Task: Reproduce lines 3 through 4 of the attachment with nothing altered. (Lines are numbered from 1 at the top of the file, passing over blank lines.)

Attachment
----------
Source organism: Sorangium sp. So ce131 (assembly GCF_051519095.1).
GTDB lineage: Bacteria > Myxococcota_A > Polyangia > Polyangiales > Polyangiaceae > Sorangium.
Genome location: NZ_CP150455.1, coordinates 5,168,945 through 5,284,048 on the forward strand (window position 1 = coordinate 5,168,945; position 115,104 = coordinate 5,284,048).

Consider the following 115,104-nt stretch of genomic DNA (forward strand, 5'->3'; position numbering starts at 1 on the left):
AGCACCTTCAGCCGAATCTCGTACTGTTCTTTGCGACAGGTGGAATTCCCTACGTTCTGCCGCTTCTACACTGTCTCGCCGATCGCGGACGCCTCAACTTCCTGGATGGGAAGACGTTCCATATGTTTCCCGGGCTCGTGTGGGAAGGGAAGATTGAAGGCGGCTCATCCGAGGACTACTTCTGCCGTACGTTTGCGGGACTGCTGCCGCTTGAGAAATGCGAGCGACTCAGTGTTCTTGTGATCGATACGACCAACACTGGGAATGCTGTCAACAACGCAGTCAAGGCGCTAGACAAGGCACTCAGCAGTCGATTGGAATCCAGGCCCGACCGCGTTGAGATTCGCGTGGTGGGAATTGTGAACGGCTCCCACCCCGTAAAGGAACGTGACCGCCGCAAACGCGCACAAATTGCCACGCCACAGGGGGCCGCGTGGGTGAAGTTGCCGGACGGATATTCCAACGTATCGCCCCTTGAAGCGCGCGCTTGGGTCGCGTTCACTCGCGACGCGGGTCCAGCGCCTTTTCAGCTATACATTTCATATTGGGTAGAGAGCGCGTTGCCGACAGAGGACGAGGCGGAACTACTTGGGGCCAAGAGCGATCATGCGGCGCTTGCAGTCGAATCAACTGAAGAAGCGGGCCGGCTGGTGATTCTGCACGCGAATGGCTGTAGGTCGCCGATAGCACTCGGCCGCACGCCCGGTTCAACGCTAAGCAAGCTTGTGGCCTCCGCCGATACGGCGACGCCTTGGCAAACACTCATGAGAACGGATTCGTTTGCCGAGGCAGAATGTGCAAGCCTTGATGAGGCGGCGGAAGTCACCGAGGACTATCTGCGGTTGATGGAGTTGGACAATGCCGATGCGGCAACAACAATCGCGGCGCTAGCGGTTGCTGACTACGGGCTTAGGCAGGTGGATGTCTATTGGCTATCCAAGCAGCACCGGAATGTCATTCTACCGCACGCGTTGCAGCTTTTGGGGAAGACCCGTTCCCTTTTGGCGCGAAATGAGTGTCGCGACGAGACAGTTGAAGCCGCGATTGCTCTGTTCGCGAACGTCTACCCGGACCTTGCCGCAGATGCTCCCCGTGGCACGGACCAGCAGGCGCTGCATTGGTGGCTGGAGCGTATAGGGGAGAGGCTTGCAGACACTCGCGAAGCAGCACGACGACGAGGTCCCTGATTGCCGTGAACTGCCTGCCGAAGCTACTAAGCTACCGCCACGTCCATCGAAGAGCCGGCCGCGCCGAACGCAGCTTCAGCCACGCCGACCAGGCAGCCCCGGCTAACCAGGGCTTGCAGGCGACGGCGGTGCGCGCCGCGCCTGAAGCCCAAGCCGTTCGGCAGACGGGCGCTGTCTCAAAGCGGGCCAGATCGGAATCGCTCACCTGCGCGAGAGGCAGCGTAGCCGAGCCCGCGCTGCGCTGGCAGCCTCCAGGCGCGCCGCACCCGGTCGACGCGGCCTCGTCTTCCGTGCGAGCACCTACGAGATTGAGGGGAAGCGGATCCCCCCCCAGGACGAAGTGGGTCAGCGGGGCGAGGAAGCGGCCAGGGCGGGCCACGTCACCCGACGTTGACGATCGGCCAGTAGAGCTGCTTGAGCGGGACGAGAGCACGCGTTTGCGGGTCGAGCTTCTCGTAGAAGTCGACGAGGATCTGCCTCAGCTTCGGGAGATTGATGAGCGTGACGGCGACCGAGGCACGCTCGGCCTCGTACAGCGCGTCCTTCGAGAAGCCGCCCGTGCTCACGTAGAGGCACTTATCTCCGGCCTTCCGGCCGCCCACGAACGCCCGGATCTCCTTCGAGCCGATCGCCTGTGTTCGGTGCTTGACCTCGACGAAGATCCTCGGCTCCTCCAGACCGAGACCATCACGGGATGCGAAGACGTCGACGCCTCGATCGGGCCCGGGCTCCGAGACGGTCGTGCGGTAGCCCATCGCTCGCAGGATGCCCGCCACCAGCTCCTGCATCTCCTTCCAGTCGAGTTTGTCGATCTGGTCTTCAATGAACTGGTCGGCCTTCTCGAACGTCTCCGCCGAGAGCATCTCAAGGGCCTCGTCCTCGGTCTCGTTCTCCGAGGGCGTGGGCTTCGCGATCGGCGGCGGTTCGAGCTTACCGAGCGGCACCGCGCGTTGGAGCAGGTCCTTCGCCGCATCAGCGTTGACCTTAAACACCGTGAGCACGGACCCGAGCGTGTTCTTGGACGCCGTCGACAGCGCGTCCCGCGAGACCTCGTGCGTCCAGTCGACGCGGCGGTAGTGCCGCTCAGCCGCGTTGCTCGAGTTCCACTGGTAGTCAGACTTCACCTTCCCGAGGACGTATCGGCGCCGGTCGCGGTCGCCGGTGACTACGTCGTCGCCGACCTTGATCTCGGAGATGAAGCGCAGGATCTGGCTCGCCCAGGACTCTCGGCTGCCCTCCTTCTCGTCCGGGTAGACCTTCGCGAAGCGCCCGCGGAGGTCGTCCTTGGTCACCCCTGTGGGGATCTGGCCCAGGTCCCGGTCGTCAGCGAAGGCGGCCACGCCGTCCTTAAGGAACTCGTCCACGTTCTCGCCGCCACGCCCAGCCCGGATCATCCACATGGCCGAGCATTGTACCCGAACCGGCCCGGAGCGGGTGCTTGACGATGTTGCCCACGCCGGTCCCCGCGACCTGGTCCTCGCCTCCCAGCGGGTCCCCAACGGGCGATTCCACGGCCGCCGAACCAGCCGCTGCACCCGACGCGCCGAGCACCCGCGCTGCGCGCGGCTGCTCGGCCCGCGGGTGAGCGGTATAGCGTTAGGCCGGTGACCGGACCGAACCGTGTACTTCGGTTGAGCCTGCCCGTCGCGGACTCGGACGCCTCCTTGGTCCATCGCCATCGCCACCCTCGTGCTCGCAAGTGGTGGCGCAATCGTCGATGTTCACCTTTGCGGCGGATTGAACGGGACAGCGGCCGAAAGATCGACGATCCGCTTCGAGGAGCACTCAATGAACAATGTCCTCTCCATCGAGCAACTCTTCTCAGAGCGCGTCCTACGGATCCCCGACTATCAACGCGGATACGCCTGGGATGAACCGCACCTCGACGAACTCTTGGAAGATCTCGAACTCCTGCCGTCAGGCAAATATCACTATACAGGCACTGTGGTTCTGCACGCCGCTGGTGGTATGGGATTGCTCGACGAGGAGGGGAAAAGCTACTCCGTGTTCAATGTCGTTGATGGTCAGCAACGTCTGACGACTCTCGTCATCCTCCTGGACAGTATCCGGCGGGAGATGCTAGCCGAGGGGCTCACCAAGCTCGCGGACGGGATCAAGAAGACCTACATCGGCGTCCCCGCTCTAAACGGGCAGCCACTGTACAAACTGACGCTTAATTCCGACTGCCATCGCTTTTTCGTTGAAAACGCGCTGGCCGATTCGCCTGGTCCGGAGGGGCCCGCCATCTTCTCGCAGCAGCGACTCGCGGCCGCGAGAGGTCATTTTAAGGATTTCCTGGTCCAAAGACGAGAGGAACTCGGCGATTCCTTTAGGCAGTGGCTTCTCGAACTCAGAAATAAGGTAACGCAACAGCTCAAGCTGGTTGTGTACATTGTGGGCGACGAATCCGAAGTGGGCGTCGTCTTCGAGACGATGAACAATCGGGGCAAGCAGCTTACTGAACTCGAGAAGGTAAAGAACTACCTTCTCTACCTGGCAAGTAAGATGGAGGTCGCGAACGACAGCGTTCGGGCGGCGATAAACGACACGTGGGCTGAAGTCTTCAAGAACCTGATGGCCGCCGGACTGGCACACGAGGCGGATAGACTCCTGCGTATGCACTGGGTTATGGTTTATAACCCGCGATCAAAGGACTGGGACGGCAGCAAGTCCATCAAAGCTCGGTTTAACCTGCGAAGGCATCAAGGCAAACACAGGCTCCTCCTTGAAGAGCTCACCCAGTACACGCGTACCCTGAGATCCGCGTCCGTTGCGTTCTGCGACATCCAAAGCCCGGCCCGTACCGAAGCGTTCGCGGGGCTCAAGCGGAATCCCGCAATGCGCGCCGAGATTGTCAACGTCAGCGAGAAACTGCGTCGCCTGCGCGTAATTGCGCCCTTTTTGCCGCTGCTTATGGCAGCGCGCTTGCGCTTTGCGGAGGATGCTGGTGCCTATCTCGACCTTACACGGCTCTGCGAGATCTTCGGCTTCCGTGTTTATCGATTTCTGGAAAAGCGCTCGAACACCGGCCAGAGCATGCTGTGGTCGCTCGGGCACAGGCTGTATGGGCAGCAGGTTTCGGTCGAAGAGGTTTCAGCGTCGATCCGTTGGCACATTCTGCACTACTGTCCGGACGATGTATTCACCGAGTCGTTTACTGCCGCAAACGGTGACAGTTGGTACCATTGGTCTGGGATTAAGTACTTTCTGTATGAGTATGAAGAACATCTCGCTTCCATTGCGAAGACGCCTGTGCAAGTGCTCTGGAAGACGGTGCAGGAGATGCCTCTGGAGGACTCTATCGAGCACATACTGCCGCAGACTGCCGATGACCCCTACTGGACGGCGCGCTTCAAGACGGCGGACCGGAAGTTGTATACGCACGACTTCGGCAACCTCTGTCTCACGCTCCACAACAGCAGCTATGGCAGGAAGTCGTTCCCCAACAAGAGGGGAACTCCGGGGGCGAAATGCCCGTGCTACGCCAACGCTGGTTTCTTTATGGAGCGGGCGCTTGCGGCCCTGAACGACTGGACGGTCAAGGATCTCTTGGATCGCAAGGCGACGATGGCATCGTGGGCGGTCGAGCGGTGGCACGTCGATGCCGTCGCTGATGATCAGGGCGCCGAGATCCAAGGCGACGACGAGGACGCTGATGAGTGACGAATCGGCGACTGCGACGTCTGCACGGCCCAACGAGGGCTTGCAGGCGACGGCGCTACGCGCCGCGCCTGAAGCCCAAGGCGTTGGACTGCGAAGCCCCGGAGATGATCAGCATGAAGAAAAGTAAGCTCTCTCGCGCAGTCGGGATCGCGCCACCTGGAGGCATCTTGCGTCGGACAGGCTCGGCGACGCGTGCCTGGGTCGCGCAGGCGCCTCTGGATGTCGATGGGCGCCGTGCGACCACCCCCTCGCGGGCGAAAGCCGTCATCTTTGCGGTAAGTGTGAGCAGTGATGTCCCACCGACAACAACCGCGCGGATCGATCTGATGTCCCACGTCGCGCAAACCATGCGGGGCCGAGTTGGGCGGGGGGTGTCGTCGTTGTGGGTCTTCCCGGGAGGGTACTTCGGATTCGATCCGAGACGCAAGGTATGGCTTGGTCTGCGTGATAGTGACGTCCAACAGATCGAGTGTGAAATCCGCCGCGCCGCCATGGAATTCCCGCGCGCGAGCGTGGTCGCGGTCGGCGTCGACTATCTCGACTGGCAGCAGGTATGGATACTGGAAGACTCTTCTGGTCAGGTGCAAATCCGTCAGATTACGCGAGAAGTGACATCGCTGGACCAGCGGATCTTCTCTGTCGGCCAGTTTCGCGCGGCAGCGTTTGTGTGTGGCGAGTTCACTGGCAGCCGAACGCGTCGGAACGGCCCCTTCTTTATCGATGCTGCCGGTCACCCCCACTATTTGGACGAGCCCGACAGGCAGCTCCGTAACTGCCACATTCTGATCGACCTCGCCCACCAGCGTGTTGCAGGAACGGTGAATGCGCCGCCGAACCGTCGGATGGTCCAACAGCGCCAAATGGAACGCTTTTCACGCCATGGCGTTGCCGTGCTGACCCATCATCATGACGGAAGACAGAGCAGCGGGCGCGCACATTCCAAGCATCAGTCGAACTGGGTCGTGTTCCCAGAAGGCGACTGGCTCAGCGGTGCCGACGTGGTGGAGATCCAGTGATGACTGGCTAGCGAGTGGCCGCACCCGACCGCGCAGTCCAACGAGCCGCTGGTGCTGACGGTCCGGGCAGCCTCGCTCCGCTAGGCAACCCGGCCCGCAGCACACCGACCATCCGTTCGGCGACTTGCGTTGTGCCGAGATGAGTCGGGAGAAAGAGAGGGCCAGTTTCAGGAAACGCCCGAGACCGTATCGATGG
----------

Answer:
Genome location: NZ_CP150455.1, coordinates 5,168,945 through 5,284,048 on the forward strand (window position 1 = coordinate 5,168,945; position 115,104 = coordinate 5,284,048).

Consider the following 115,104-nt stretch of genomic DNA (forward strand, 5'->3'; position numbering starts at 1 on the left):